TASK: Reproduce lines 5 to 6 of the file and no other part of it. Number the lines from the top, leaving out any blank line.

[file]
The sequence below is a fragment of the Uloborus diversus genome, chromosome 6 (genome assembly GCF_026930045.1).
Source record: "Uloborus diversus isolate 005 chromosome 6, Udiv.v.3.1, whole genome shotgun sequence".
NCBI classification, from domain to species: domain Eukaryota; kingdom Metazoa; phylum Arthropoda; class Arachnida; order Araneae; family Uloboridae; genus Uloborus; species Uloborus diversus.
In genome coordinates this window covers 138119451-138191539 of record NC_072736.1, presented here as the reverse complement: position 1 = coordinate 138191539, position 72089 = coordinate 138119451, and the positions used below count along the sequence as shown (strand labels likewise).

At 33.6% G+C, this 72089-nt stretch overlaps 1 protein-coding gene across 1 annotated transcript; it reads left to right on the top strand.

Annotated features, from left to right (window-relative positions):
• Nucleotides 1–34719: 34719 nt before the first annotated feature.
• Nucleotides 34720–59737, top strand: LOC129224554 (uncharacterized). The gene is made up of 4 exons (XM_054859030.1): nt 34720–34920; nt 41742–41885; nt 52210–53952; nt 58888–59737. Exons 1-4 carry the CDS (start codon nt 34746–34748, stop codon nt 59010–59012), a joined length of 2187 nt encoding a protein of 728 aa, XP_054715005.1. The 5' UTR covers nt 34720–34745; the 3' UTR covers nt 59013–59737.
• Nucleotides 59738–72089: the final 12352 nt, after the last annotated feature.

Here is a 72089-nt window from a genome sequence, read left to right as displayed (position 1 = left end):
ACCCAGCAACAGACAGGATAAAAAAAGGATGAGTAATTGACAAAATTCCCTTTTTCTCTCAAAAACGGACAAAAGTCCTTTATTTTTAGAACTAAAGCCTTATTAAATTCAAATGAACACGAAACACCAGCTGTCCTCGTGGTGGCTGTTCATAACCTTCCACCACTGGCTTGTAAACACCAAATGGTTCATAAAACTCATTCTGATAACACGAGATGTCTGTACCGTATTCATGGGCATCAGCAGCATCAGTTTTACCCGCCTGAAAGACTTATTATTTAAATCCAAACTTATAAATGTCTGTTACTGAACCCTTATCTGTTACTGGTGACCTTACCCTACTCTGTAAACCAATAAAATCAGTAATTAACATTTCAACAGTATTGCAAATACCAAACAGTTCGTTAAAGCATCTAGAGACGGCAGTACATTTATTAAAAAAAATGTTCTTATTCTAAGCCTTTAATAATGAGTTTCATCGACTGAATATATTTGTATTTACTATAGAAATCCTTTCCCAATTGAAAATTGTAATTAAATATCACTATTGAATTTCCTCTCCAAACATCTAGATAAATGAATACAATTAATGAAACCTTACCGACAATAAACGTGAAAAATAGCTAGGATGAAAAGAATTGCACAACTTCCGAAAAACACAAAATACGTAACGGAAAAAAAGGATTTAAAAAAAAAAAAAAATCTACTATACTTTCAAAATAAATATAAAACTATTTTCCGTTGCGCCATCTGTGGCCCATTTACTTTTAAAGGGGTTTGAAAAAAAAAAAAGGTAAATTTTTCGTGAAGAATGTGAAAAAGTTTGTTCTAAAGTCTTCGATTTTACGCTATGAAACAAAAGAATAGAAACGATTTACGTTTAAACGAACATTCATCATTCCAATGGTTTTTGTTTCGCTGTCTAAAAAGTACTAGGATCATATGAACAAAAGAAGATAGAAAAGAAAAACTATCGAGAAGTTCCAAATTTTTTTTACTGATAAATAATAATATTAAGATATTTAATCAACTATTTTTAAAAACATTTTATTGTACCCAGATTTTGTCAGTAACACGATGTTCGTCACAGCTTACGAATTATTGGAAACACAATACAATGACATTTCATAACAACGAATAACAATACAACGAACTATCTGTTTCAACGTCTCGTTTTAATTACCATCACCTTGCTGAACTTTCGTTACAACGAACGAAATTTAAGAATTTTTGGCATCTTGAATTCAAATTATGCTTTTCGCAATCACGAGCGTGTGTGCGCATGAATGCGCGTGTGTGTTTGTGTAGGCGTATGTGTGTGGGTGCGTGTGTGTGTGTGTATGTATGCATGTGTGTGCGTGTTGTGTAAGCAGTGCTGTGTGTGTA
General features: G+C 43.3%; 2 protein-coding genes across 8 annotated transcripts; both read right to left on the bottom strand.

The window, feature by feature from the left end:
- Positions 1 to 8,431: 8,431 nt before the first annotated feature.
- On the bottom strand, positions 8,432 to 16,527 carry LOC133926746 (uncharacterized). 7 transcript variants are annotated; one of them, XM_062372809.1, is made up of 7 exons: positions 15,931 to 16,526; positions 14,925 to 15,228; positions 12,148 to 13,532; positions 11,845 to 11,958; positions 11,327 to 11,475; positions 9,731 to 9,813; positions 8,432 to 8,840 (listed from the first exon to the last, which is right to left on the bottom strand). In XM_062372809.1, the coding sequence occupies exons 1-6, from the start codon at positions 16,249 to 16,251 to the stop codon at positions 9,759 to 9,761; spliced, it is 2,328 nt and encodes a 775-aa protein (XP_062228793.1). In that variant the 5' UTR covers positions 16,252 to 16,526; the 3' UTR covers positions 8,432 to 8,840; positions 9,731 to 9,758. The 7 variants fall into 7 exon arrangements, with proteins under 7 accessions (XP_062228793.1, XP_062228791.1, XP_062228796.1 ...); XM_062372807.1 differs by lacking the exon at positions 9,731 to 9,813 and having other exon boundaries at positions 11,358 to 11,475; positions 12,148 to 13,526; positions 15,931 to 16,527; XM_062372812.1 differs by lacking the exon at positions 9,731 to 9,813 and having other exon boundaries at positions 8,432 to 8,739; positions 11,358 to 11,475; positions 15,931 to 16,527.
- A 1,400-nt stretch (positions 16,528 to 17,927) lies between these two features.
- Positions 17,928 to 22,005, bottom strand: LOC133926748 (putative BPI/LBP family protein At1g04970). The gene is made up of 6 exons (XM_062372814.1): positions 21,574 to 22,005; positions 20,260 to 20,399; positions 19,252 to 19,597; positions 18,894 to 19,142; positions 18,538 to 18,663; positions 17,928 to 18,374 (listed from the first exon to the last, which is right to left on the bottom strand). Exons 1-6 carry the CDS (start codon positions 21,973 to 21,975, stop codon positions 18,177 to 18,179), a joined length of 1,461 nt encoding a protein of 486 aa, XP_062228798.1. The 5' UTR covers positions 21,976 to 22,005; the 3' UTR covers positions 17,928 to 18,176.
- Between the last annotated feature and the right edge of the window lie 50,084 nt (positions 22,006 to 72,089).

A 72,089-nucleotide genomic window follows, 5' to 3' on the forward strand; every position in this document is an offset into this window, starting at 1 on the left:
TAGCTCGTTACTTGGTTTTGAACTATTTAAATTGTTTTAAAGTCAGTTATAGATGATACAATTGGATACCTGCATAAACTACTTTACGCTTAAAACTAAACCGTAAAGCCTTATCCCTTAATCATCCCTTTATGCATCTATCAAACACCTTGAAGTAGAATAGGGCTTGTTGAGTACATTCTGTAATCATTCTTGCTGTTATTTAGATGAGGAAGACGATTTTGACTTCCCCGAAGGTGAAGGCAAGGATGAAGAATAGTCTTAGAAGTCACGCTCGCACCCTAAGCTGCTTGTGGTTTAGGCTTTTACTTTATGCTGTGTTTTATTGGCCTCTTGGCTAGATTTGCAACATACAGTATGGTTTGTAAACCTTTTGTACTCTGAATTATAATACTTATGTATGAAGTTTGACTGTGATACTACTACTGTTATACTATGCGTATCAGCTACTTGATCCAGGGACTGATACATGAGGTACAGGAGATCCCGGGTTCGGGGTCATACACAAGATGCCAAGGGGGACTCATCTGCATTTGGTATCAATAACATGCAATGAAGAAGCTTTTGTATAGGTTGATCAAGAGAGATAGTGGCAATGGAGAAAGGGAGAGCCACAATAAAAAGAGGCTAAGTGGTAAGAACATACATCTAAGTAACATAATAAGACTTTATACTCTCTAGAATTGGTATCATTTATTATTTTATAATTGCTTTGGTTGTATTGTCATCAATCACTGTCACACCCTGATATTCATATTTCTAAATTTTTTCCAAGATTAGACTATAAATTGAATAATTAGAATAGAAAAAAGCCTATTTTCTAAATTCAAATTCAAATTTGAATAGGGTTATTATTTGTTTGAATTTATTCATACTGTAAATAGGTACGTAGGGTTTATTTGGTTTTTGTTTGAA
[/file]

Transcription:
At 33.6% G+C, this 72089-nt stretch overlaps 1 protein-coding gene across 1 annotated transcript; it reads left to right on the top strand.

Annotated features, from left to right (window-relative positions):